Level of intervention: Should they remain at a high level shaping the business environment (e.g. competition and immigration) or intervene at lower levels from institutions and infrastructure down to targeted support for the benefit of individual firms?
Nature of intervention: Will providing information on the available technologies be sufficient to encourage adoption? Or would it be more effective to provide intensive assistance that builds absorptive capacity and overcomes more ingrained barriers?
Thematic Areas: What types of technologies and business practices should be encouraged? Is it better to target the adoption of specific solutions (e.g. accountancy software whose productivity benefits could be promoted alongside reforms to the tax system) or instead to encourage adoption across a whole range of areas?
Target group: Where on the ‘adoption curve’ should policymakers seek to intervene? Will the economic return to interventions be greater from trying to lift businesses up from the very bottom or is it more profitable to concentrate on nudging those falling just short a little short of the productivity frontier?
There is evidence from experiments that can inform these decisions. For example, in this new IGL blog we talk about what are we learning from policy experiments to increase innovation and entrepreneurship. This includes evidence from trials showing the potential impact that can be achieved from interventions that provide management consultancy, participation in business networks and using experimentation with their management practices.
It is a shame, however, that we can’t learn more from past interventions. Concerns that some SMEs can be slow to adopt the latest tools and practices are not new. Governments across the world have run initiatives with the intention of encouraging SMEs to make better use of new technologies or to improve their management and leadership practices, but there is a lack of systematic evidence about what works. Without good evidence, it is impossible to allocate resources to the programmes that can have the greatest impact.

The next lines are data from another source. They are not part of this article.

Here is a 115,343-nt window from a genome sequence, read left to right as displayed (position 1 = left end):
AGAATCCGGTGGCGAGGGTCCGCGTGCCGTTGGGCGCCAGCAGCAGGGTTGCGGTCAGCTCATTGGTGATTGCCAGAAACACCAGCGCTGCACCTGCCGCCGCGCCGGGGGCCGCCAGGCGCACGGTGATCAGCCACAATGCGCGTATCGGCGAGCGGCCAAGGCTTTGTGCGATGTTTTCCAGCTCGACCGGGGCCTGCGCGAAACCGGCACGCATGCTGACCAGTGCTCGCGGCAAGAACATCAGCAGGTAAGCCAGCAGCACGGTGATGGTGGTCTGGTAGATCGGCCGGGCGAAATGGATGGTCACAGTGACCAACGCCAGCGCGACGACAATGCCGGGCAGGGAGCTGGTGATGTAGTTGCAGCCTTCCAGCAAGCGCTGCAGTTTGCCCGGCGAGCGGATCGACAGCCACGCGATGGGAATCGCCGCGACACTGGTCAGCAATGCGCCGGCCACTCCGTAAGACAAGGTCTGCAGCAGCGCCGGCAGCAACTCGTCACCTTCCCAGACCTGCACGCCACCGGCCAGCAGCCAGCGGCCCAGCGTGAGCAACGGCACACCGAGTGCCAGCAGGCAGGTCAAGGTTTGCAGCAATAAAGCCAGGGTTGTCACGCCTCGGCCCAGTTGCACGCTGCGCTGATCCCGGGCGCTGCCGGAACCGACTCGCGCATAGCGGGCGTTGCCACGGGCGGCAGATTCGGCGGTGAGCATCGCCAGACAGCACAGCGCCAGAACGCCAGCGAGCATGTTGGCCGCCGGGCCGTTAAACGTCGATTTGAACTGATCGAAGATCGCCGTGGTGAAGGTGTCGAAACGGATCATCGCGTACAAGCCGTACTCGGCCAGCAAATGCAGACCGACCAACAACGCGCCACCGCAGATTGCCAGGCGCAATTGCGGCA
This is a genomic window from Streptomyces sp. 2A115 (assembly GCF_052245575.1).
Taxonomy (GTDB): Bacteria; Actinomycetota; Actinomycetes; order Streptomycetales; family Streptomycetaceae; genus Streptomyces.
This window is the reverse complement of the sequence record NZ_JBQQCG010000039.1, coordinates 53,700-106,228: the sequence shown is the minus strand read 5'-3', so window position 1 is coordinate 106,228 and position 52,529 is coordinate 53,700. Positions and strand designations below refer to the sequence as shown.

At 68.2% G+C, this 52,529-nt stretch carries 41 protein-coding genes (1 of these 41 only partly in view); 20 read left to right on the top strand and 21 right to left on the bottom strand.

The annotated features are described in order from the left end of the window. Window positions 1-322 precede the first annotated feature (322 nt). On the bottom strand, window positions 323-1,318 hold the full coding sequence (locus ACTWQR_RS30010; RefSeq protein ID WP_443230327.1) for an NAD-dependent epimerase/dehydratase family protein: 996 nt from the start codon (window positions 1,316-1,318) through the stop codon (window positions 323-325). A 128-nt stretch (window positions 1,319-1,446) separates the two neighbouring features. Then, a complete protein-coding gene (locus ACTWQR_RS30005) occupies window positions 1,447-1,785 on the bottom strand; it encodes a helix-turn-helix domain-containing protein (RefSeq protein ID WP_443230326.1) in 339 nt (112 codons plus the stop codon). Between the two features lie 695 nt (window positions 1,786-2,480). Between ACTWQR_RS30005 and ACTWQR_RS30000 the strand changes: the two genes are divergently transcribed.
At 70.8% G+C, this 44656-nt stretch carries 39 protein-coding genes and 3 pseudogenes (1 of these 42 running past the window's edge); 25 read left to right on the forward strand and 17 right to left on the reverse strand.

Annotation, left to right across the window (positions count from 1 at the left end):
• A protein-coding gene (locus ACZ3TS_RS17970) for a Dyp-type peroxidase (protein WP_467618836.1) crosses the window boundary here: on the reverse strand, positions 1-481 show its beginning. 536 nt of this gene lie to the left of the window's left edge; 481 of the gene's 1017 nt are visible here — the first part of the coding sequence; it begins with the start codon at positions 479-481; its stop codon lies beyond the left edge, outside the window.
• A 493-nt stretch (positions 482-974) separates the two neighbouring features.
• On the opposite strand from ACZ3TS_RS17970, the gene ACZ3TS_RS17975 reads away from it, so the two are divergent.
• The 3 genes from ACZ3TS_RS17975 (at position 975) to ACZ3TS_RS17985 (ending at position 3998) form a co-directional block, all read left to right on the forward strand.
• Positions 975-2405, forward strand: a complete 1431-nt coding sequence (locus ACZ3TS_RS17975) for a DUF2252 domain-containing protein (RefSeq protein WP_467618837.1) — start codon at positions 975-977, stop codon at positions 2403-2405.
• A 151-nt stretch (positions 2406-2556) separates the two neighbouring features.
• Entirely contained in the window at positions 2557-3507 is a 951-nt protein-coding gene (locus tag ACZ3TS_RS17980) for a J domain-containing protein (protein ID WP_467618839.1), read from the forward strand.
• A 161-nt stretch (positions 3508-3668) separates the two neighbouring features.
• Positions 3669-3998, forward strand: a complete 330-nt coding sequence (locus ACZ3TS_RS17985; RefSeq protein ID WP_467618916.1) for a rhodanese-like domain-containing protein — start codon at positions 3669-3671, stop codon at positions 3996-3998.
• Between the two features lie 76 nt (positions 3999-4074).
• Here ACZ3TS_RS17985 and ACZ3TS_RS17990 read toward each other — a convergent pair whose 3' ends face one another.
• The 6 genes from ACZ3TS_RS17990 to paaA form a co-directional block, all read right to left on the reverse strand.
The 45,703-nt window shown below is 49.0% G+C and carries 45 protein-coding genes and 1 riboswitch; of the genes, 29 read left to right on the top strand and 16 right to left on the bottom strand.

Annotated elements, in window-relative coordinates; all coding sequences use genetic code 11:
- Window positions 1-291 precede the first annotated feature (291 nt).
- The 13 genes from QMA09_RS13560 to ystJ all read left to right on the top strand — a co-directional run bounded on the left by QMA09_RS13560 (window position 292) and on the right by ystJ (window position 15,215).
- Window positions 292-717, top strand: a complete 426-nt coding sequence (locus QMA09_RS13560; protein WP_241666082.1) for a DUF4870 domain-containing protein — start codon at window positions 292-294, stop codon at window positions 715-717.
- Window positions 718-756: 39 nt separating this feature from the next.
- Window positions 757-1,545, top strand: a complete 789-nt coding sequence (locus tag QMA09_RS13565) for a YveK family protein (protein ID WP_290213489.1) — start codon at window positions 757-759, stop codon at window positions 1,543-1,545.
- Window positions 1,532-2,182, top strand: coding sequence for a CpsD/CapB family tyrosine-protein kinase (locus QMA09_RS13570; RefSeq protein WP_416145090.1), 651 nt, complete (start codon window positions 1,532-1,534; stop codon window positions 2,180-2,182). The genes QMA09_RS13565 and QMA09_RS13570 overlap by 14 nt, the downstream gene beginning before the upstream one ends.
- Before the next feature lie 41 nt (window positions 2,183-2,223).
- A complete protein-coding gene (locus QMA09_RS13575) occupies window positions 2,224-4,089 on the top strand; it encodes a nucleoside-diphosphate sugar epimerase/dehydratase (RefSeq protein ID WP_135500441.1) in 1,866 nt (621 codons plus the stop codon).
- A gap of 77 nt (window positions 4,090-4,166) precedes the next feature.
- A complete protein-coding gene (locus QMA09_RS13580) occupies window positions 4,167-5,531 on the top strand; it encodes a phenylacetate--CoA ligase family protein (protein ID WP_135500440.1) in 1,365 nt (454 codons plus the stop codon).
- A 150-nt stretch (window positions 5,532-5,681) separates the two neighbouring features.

If the policymaker I imagined at the start of this blog is real, they will no doubt have noted the lack of robust evidence to inform their paper. I hope that rather than just lamenting this and wishing for others to fix it, they recognise the key role they can play. With a realisation that good evidence can and should come out of policy and not just feed in, they now could go back and add an extra paragraph, making recommendations of how their organisation can experiment in their approach and conduct robust evaluations. That way the benefits of their actions will not only come from the businesses they support, but also through the diffusion of valuable evidence on what policy approaches do or do not work.
At IGL2018 in Boston (12-14 June at HBS and MIT), we will be exploring the causes of the productivity slowdown in advanced countries and developing economies alike, and what can be done to address it.
We hope to see you there, but if you cannot make it, don’t forget to sign up to the IGL newsletter to find out the results of these trials, and others to come.